Laufer, a former Clinton fundraiser, told the Washington Times she “would like to see the party more left of center rather than to the extreme left” when discussing Warren’s refusal to attend big-dollar fundraising events. (In 2018, Laufer and her husband, Henry, hosted Warren at a fundraiser for her Senate campaign.) Laufer had praise for Joe Biden, saying he represents “stability of government, truth and values in a traditional sense that people are longing for.”
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Others possible funders may be okay with Warren, but certainly not the democratic socialist Sanders.
Billionaire Clinton ally Saban has said he likes all the Democratic presidential candidates except Sanders, whom he “profoundly dislikes.”
Emily Tisch Sussman, a political strategist, former Center for American Progress employee, and the daughter of liberal megadonor and hedge fund executive Donald Sussman, claimed that Sanders supporters were sexist for not backing Warren over the Vermont senator.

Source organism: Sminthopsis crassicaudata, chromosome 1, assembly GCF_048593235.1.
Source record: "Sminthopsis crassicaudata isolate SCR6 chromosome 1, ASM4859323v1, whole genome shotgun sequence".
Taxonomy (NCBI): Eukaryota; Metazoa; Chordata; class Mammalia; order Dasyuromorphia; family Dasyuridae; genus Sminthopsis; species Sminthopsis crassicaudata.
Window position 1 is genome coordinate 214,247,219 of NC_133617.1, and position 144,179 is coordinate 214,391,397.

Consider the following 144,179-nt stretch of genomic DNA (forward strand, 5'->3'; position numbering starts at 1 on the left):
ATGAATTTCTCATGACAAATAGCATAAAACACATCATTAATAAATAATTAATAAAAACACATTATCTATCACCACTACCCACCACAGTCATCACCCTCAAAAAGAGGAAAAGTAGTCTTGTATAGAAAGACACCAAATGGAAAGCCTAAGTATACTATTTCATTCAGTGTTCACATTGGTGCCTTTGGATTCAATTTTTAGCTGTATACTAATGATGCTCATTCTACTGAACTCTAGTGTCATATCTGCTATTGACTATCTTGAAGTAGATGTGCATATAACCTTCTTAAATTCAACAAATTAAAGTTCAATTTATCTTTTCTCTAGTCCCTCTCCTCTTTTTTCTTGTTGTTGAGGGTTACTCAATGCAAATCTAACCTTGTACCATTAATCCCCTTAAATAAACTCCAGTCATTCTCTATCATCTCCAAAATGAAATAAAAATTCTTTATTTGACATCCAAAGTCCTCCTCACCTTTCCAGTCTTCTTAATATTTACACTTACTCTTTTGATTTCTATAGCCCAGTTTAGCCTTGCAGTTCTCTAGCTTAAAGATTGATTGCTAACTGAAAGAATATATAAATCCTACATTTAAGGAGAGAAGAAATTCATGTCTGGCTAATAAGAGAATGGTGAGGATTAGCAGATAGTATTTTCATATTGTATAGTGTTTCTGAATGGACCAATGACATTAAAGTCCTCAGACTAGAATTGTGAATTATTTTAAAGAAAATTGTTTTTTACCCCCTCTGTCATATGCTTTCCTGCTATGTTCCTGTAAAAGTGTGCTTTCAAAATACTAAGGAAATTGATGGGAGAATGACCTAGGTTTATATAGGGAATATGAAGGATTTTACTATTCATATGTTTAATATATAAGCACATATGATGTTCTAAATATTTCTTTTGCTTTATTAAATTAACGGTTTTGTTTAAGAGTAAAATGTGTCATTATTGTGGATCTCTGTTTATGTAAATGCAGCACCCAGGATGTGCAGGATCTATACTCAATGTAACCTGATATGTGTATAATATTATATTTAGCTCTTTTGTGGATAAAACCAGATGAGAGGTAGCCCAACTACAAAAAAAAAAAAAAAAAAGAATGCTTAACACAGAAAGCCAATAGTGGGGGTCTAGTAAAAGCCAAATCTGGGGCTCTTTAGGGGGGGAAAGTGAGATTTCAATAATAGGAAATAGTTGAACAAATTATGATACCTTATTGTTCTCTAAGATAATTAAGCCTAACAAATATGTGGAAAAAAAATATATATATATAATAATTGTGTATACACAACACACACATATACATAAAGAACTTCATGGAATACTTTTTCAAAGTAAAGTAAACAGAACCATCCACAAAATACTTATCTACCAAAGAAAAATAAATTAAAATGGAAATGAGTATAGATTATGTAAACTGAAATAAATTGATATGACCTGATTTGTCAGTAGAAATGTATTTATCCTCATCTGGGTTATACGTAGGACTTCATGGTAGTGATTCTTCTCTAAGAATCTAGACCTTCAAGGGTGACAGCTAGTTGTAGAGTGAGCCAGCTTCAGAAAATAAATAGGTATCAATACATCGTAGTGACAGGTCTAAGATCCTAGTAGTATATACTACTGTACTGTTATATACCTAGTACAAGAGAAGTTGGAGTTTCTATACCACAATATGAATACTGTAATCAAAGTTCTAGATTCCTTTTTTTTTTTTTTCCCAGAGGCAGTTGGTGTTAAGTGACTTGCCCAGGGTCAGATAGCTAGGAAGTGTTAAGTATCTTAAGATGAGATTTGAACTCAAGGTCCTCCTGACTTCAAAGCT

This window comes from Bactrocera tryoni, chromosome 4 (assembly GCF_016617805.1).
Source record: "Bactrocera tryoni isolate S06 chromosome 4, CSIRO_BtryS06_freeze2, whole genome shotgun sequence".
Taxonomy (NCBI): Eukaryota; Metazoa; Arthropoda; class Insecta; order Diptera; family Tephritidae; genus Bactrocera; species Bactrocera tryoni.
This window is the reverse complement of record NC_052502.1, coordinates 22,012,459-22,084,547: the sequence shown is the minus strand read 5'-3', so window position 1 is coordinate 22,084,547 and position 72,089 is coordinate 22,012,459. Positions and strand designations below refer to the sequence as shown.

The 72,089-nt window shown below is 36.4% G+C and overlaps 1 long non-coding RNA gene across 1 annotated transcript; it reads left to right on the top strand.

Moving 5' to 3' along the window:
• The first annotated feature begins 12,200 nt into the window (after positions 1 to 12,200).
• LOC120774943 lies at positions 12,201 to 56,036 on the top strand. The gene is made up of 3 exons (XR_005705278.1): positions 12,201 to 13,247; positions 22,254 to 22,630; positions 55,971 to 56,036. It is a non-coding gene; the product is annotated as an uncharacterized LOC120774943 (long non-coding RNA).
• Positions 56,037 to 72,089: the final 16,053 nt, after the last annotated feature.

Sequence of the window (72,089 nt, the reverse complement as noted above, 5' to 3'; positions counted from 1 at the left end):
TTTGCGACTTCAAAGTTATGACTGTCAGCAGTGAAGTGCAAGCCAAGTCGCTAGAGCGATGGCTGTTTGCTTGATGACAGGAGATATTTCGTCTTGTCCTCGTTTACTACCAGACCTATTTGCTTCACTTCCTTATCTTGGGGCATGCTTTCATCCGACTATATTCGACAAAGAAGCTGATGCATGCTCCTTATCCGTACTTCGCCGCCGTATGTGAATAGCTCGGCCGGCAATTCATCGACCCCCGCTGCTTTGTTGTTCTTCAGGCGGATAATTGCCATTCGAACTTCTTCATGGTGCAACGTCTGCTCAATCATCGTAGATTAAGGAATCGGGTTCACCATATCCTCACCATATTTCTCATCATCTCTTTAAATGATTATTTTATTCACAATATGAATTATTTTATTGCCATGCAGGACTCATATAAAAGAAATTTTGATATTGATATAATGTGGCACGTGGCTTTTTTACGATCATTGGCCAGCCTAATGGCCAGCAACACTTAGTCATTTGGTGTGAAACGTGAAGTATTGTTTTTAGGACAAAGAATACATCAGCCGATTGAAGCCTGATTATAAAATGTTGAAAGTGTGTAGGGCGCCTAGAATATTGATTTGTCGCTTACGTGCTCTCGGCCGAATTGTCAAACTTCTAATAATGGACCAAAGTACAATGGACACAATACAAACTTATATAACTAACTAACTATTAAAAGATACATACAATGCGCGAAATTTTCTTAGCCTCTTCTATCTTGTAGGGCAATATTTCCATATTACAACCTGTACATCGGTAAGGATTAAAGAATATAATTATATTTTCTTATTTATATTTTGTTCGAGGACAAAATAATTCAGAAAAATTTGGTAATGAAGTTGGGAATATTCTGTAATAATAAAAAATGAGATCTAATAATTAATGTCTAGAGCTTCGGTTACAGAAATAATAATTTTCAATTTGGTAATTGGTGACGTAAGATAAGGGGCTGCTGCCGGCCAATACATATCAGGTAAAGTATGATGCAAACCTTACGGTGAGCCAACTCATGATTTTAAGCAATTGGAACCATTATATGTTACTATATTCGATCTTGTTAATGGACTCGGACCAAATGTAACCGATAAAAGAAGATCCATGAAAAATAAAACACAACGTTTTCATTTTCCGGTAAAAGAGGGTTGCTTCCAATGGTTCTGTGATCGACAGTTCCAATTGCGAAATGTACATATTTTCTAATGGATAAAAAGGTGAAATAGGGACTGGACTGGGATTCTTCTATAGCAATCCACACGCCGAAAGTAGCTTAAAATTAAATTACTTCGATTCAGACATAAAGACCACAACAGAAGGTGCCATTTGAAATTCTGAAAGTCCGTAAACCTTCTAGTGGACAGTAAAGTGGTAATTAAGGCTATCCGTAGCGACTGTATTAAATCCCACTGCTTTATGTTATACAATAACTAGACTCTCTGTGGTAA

Connected For-Profit Scores Big Contracts
In February 2017, one month before launching Acronym, MacGowan founded political consulting firm Lockwood Strategy Lab, a for-profit C-corporation registered in Delaware. According to Acronym’s 2017 tax form, Lockwood Strategy is a wholly-owned affiliate of Acronym.
The nonprofit paid the firm $35,000 for digital consulting that year.
In the 2018 election cycle, Lockwood Strategy was by far the biggest vendor to Pacronym, scoring $1 million to book ads in Pennsylvania state races. Lockwood does not work exclusively for Acronym and Pacronym; while Pacronym is Lockwood’s biggest client, it has had other customers including voter mobilization group Win Justice ($245,000 from 2017-18), Planned Parenthood Votes ($72,000), and Sen. Jeff Merkely’s (D-Ore.) campaign ($10,500).